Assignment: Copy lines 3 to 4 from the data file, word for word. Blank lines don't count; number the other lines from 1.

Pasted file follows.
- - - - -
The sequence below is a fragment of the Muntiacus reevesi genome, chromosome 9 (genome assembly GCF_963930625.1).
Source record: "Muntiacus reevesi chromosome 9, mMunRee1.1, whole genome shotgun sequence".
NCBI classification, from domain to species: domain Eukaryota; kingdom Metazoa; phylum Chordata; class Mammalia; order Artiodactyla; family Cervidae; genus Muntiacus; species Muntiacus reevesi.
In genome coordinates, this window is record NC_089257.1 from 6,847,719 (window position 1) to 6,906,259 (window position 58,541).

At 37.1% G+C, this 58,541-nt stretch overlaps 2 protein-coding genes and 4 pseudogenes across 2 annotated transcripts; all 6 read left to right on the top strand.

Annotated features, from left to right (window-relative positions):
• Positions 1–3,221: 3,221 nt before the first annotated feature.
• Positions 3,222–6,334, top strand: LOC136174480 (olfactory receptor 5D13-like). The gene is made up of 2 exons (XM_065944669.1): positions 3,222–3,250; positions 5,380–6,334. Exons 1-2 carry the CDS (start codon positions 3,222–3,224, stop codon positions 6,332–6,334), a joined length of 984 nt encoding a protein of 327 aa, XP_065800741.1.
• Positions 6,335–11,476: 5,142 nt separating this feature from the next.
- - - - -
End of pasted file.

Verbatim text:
NCBI classification, from domain to species: domain Eukaryota; kingdom Metazoa; phylum Chordata; class Mammalia; order Artiodactyla; family Cervidae; genus Muntiacus; species Muntiacus reevesi.
In genome coordinates, this window is record NC_089257.1 from 6,847,719 (window position 1) to 6,906,259 (window position 58,541).